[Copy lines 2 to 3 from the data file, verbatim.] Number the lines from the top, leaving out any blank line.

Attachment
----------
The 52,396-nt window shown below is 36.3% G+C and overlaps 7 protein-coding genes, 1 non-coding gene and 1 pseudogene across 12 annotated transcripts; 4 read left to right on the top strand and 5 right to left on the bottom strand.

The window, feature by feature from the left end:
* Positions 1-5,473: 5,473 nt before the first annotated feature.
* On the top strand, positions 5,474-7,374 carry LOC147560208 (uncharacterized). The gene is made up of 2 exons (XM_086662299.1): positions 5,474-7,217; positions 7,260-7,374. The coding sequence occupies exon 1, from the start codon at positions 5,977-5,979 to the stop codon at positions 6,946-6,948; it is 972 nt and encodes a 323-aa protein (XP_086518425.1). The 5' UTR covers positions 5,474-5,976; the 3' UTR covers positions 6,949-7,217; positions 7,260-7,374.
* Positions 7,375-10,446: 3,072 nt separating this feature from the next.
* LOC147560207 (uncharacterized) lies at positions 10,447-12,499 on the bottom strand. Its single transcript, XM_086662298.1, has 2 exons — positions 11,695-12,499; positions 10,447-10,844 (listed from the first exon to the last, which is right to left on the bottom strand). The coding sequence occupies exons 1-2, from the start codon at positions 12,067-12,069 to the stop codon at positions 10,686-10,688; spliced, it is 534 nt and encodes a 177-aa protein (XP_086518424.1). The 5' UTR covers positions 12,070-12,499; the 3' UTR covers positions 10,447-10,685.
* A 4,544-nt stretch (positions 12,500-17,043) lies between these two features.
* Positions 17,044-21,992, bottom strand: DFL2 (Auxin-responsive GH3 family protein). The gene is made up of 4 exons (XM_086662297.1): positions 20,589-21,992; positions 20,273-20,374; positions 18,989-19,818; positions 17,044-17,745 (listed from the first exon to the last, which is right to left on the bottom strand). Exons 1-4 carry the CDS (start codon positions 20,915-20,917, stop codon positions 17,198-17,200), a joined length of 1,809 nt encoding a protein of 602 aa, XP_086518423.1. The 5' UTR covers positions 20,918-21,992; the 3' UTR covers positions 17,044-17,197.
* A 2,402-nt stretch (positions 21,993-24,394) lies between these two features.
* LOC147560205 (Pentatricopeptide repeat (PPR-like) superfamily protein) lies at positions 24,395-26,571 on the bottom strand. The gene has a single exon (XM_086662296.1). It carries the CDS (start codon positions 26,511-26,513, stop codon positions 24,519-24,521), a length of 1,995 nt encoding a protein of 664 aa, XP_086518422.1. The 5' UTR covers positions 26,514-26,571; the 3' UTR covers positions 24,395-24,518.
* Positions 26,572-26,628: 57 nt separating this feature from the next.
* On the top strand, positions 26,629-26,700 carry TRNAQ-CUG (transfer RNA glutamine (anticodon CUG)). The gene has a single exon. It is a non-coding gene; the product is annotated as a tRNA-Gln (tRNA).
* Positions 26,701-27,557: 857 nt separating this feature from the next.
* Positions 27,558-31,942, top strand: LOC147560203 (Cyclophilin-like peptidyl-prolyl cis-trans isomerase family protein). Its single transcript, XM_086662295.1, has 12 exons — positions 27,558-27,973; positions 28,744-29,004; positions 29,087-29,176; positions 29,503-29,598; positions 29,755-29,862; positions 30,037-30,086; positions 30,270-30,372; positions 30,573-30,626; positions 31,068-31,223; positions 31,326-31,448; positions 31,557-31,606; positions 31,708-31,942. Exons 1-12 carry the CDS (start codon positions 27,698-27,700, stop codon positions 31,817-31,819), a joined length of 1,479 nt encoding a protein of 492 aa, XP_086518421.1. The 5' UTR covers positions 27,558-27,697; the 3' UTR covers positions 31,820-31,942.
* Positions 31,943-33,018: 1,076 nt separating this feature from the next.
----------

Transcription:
The window, feature by feature from the left end:
* Positions 1-5,473: 5,473 nt before the first annotated feature.